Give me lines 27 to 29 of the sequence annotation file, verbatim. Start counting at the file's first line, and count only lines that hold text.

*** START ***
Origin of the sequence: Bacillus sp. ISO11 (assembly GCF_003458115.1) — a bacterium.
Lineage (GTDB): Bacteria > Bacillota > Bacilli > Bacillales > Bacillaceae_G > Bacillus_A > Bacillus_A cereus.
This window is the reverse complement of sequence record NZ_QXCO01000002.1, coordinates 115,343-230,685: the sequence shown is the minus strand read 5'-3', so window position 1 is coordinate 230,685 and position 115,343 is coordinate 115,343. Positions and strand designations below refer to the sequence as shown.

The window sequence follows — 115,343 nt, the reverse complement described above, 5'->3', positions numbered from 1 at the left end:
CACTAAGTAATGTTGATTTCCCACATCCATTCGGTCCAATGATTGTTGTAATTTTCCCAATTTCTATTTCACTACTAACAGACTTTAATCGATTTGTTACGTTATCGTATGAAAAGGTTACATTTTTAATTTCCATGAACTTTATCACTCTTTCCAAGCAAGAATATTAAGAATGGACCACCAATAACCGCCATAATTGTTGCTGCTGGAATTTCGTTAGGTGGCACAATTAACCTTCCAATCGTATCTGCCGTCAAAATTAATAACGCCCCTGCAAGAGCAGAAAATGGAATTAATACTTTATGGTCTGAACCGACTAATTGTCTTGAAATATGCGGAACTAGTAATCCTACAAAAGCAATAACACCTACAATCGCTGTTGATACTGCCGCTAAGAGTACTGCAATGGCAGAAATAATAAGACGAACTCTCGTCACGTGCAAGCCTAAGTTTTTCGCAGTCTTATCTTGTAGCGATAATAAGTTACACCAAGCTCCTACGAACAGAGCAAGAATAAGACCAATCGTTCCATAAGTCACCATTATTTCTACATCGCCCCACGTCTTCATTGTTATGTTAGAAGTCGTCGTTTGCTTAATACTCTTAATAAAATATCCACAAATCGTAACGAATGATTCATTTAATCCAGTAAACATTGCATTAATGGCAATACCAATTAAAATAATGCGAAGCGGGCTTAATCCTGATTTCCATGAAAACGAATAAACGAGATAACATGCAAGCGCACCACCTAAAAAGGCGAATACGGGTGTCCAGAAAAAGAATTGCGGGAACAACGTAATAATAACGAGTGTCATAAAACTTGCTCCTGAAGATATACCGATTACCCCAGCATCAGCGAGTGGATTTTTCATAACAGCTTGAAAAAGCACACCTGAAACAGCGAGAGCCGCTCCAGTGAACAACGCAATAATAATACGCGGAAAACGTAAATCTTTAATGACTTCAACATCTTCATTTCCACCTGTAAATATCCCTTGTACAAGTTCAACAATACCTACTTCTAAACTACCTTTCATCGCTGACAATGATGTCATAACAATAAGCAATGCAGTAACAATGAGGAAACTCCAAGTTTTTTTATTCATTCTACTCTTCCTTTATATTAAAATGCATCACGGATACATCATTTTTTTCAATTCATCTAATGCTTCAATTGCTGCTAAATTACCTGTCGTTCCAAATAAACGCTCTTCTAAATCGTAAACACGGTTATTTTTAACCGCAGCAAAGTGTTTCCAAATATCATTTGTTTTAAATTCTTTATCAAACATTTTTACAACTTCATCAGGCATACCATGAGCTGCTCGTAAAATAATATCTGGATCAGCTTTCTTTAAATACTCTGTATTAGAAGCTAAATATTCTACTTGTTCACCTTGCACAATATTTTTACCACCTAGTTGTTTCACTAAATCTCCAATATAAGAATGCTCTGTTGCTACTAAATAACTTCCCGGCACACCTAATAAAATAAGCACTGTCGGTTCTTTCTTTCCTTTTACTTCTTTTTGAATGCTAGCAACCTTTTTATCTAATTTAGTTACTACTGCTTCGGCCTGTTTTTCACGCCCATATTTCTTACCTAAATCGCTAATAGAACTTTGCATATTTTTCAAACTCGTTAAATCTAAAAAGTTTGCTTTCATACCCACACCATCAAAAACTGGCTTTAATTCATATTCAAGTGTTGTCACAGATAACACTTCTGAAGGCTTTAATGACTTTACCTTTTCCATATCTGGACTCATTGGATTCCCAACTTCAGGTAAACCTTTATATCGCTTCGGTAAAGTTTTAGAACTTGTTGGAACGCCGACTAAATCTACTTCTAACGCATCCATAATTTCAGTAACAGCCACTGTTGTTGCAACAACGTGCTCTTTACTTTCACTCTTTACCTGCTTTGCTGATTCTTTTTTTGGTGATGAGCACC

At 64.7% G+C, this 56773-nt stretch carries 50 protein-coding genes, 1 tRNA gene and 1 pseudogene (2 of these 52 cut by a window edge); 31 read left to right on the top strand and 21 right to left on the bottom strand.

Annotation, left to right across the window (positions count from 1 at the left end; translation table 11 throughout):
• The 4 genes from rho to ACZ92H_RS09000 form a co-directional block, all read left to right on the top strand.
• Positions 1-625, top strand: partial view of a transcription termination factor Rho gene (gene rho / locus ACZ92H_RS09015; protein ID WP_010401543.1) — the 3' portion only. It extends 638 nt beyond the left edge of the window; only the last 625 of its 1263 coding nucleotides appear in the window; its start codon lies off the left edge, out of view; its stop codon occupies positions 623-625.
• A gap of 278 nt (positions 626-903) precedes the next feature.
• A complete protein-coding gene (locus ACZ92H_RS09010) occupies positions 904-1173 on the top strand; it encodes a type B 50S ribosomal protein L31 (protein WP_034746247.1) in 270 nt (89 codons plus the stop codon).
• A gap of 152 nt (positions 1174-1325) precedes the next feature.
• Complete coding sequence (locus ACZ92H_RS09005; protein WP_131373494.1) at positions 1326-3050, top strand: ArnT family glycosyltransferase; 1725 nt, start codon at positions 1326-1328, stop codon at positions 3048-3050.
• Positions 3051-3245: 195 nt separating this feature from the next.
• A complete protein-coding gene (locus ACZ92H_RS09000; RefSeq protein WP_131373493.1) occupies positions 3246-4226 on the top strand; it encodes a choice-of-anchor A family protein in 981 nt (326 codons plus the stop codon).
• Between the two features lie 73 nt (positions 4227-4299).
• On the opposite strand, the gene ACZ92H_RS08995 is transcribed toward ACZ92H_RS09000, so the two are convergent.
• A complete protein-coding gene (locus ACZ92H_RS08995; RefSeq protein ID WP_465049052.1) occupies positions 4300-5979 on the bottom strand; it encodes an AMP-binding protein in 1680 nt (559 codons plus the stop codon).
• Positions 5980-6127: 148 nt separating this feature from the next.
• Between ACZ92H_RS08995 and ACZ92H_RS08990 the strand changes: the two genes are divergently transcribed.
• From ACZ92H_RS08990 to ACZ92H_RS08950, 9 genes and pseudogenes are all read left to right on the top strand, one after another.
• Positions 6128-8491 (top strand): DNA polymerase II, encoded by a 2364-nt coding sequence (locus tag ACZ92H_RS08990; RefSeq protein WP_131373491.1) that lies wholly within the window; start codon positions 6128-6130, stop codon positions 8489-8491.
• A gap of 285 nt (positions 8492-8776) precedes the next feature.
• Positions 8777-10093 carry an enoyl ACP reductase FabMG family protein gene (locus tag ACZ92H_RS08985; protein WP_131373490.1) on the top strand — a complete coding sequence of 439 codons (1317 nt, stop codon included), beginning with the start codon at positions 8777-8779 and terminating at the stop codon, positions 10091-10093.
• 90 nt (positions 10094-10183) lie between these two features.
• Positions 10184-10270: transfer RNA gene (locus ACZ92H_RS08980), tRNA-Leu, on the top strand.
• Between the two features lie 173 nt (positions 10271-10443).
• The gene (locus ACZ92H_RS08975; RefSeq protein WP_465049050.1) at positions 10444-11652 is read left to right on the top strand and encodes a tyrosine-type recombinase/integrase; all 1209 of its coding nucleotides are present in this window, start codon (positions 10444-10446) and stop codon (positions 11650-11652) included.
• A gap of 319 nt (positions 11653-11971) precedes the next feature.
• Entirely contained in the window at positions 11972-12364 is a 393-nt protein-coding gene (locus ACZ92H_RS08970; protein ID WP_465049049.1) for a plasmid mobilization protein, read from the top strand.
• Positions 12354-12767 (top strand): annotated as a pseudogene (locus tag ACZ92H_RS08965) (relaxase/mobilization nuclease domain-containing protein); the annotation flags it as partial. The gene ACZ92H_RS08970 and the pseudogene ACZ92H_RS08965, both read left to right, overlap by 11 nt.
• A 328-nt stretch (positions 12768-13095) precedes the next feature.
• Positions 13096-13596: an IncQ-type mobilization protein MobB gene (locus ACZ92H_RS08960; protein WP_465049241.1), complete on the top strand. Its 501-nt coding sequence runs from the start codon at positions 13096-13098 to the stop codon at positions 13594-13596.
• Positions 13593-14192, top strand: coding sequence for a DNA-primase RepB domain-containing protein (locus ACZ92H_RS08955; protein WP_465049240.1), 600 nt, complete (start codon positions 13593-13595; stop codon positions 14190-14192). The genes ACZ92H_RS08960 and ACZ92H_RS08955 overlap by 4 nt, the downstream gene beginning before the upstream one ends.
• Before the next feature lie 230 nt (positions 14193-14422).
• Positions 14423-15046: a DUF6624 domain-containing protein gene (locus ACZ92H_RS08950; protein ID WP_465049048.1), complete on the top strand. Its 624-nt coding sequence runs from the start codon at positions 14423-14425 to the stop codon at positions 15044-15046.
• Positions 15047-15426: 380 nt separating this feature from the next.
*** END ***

• Between the two features lie 173 nt (positions 10271-10443).
• The gene (locus ACZ92H_RS08975; RefSeq protein WP_465049050.1) at positions 10444-11652 is read left to right on the top strand and encodes a tyrosine-type recombinase/integrase; all 1209 of its coding nucleotides are present in this window, start codon (positions 10444-10446) and stop codon (positions 11650-11652) included.
• A gap of 319 nt (positions 11653-11971) precedes the next feature.